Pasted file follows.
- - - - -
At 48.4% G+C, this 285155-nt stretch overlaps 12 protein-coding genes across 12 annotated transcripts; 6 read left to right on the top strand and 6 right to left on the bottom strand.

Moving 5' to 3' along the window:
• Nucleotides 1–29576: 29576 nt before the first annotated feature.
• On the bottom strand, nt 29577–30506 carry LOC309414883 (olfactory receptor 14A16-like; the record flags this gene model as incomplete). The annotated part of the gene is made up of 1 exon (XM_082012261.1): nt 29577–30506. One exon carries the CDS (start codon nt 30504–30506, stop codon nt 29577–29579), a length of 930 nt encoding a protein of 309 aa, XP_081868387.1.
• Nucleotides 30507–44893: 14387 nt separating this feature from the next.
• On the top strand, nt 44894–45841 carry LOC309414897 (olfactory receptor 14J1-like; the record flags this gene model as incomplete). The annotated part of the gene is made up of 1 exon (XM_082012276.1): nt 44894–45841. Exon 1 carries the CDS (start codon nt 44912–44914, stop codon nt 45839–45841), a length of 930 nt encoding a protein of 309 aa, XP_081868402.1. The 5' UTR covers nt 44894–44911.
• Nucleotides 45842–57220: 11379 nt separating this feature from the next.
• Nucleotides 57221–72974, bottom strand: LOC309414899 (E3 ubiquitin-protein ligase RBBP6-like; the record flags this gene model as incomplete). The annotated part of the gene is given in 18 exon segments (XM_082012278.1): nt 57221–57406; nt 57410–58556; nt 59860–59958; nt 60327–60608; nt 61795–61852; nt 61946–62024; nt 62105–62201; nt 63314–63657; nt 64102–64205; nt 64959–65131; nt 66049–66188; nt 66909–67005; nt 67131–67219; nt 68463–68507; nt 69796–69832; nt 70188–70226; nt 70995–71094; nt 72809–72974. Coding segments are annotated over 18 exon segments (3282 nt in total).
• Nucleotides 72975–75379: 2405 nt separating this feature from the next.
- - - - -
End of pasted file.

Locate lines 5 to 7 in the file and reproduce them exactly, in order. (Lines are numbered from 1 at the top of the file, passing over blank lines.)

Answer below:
• Nucleotides 30507–44893: 14387 nt separating this feature from the next.
• On the top strand, nt 44894–45841 carry LOC309414897 (olfactory receptor 14J1-like; the record flags this gene model as incomplete). The annotated part of the gene is made up of 1 exon (XM_082012276.1): nt 44894–45841. Exon 1 carries the CDS (start codon nt 44912–44914, stop codon nt 45839–45841), a length of 930 nt encoding a protein of 309 aa, XP_081868402.1. The 5' UTR covers nt 44894–44911.
• Nucleotides 45842–57220: 11379 nt separating this feature from the next.